As I began yesterday, agriculture is so much more than farming and ranching. It takes every day people to make things churn. Today Anthony Pannone, student at Texas A&M, highlights a very important food issue in our back yards. Farmers and Ranchers take pride in the food they produce, but it’s up to every day consumers like you and me to make sure the world has enough food. This is another addition to my month-long series highlighting the diversity of agriculture. Anthony shares why he is proud to be a part of agriculture. Why are YOU Agriculture Proud?
A Farmer of Human Capital
Four plus centuries have passed since my foreign ancestors set foot on the Eastern seaboard. We Americans are lucky. The men, women, and children who established the spoils we enjoy every day did so because they learned to use the soil beneath their feet. But, in fleeing their homelands, escaping persecution for their beliefs about independence, it’s not like they came here and flourished. Yes, times were tough for the weary settlers, dare I say trespassers. Winter was cold. Disease was rampant. Food was scarce. Talk about strong-willed people. They had to be or else they’d a failed their Exodus.
Despite what would eventually happen to them, I’m thankful the Natives helped their fellow humans. Had it not been for Natives, you and I would say colour and drink tea and eat crumpets. Personally, I like the side I sit on in the car when driving. Yep, those crazy savages are the reason I’m here. We should follow their benevolent example set back in the day, especially because today, right now, food insecurity quietly plagues my brothers and sisters of Bryan, Texas.
Though food abounds in restaurants and grocery stores, in food banks and soup kitchens, the People’s fight against hunger persists. Check this, Texas Food Bank Networks reports that approximately 35,000 Brazos County residents are food insecure. U.S. Census Bureau 2011 estimates 194, 851 people live in the county. Of course the numbers will be different, but no doubt this describes where you live, too. I speak for Brazos County, specifically Bryan/College Station, because I live here. Still though, if you replace Brazos with the name of you county then, boom, we’re still talking about the same issue.
Food insecurity. What is it? Whether called hunger or food insecurity, it discriminates and should be forced into therapy so it will learn some manners. Like sustainability and all-natural, the words “food insecurity” mean different things to different people. We know what food is, but what is insecurity? I used the digital dictionary in my computer dashboard, and the first definition says insecurity means “uncertainty or anxiety about oneself; lack of confidence.” We are human so I know we all can relate to that definition, no matter where you live or how much money you make.
It’s the second definition of insecurity that resonates: “the state of being open to danger or threat; lack of protection.” Pair this with food’s definition, “any nutritious substance that people or animals eat or drink to maintain life and growth.” Wha-la!, a working definition of a person who struggles with food insecurity: A person who is anxious or lacks confidence about their ability to obtain a nutritious substance (aka, food or meal).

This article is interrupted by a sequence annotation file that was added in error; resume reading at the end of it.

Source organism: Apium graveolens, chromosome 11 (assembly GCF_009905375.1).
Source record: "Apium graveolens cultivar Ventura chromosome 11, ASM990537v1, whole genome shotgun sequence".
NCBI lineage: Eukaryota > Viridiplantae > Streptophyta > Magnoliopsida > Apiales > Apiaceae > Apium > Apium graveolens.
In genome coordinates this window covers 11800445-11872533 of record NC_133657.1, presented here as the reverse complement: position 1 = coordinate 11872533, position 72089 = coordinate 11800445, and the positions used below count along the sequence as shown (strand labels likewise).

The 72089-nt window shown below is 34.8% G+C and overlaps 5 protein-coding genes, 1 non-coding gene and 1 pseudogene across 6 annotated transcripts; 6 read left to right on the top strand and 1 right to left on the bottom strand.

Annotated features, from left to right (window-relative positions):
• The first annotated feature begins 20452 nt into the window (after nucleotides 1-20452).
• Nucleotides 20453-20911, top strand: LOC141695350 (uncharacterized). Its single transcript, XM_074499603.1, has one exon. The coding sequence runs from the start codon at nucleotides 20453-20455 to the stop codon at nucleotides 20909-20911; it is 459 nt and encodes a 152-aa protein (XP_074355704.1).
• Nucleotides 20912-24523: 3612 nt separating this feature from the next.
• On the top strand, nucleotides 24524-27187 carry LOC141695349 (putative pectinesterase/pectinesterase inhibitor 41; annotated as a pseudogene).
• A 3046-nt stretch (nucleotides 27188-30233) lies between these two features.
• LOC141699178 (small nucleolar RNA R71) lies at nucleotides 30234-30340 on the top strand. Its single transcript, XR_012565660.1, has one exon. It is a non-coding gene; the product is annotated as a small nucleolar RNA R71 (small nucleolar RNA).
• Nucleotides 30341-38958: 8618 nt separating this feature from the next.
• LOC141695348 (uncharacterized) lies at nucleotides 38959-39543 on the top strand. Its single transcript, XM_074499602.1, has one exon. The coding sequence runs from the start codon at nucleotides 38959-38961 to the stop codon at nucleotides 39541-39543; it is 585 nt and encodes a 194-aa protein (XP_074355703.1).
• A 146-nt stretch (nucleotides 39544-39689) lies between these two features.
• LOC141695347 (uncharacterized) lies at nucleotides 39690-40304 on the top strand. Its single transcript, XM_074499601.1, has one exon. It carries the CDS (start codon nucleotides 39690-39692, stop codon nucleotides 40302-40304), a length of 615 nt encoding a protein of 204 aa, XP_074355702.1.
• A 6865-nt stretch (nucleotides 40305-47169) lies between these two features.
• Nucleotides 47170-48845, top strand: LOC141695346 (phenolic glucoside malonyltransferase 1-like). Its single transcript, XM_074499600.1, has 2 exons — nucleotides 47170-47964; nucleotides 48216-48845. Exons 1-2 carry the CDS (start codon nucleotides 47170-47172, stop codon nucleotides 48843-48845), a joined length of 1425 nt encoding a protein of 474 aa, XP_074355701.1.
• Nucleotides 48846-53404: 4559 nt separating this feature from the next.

But I don’t need to look in a dictionary to know what food insecurity is. In Bryan, I see it every Saturday and Sunday, rain or shine, at the Neal Park Potluck. Hungry little and big Browns, Yellows, Whites, Blacks, Olives, Reds, Creams, and Tans gather and share food and fellowship. Think Thanksgiving as we’re taught in elementary school, only we don’t dress like Pilgrims and Native Americans.
How cool that the community has banded together to cast hunger from the lives of its People. So easy to do, too. I usually get hungry Saturday evening and Sunday afternoon. (The potluck begins Saturday at 5 p.m. and Sunday at 1 p.m.) Since I’m already planning to eat at or near these times, I just make a little extra and head to the park with my food. No time to cook? Buy Little Caesar’s or Subway or KFC if you want.
I enjoy the entire cooking process, from grocery shopping to serving others, so that’s why if I have enough time then mostly I cook rather than buy pre-made food. I believe, by personally handling the raw food, I establish an emotional bond with the food—which thus connects me and those that eat the food to the farmers and ranchers who provided it. Now, I’m not a numbers guy, but according to my calculations, if ten people each cooked for three others, then we could feed 30 people. Imagine if there were 100 of us! Here, you start by telling your friends, who will then tell their friends, and soon entire communities will be biting small chunks out of the huge problem cookie that is food insecurity.
The first would-be Americans relied on their community to survive. Without that support, who knows what flag you and I would salute. You can start a potluck at a park near you. You can recruit ten people, at least. I know you can do it. Use agriculture as the tool to alleviate food insecurity, and let’s increase human capital.
Anthony Pannone is an I Love Farmers … They Feed My Soul Catalyst for Conversation and an agricultural leadership, education, and communications graduate student at Texas A&M University. He farms knowledge. Contact him via firstname.lastname@example.org or on Twitter.